5. G. Chen, H. Wang, L. Zhang, Z. Li, and P. Bie, “Double common bile duct with choledochal cyst and cholelithiasis: report of a case,” Surgery Today, vol. 44, no. 4, pp. 778–782, 2014. View at Publisher · View at Google Scholar · View at Scopus
  6. S. W. Kim, D. H. Park, H. C. Shin et al., “Duplication of the extrahepatic bile duct in association with choledocholithiasis as depicted by MDCT,” Korean Journal of Radiology, vol. 9, no. 6, pp. 550–554, 2008. View at Publisher · View at Google Scholar · View at Scopus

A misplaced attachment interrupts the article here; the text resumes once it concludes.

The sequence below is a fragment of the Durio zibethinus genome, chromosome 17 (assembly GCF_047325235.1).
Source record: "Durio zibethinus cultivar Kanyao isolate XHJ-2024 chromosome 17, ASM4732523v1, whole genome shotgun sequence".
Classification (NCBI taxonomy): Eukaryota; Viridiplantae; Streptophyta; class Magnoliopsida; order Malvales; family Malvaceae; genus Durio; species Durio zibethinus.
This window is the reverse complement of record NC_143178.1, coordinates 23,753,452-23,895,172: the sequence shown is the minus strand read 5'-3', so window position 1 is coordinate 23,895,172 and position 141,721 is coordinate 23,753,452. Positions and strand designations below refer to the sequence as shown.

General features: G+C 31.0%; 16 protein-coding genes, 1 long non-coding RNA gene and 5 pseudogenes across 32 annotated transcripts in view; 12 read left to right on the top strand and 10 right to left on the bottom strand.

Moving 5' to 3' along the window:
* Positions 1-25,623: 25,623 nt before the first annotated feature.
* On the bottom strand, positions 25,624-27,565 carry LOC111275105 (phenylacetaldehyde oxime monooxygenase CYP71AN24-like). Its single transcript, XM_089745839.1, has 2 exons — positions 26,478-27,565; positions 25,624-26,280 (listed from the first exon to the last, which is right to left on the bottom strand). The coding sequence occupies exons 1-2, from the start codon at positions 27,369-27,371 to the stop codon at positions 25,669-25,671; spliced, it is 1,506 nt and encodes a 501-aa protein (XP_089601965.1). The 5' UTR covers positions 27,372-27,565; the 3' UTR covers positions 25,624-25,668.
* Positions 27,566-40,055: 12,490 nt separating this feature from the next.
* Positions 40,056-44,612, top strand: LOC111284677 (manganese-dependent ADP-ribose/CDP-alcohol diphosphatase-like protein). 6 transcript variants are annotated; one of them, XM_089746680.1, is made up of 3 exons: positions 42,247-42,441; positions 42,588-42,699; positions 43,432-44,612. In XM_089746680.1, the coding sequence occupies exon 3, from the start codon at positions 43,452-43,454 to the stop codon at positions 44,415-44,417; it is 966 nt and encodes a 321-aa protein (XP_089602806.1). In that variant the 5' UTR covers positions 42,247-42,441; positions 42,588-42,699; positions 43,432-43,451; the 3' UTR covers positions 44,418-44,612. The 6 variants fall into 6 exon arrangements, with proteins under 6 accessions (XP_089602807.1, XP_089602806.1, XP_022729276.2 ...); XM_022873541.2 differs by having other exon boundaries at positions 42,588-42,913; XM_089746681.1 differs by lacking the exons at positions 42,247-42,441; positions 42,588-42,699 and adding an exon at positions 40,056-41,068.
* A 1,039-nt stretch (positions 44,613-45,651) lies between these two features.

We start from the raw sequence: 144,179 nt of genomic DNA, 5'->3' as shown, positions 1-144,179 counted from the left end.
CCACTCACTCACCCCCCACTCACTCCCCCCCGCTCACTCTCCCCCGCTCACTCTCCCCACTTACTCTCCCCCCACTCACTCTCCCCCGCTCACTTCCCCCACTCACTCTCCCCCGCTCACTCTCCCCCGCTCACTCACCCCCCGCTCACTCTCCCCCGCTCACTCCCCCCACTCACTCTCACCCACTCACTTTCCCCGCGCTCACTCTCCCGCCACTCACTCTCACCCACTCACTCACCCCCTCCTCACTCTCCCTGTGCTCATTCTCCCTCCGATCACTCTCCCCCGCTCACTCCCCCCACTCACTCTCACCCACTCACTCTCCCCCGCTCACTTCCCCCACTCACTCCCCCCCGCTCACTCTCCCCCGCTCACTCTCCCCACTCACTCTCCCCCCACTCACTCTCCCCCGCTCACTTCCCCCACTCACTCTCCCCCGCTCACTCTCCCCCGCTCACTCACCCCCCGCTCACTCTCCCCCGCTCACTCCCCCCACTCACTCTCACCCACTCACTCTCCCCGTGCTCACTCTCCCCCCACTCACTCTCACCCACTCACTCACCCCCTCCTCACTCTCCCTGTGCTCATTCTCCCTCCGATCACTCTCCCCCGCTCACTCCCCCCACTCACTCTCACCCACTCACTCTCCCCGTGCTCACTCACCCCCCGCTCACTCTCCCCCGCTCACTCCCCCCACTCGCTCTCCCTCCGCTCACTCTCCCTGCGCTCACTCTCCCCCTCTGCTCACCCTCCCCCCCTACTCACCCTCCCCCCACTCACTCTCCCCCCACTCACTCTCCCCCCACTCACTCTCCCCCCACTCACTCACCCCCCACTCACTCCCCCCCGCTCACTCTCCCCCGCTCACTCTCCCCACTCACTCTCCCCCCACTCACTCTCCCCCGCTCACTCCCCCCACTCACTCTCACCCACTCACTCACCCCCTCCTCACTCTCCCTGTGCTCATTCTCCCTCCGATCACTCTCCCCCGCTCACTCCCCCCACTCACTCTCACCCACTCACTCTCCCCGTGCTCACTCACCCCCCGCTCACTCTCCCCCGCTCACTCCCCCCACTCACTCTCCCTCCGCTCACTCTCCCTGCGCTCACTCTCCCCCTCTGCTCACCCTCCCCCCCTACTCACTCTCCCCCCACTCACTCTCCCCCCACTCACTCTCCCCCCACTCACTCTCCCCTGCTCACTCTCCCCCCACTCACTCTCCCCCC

7. Y. Arase, R. Deguchi, Y. Tsukune et al., “Double common bile duct with ectopic drainage into the stomach found in asymptomatic,” Tokai Journal of Experimental and Clinical Medicine, vol. 41, no. 3, pp. 108–111, 2016. View at Google Scholar
  8. S. W. Kim, D. H. Park, H. C. Shin et al., “Duplication of the extrahepatic bile duct in association with choledocholithiasis as depicted by MDCT,” Korean Journal of Radiology, vol. 9, no. 6, pp. 550–554, 2008. View at Publisher · View at Google Scholar · View at Scopus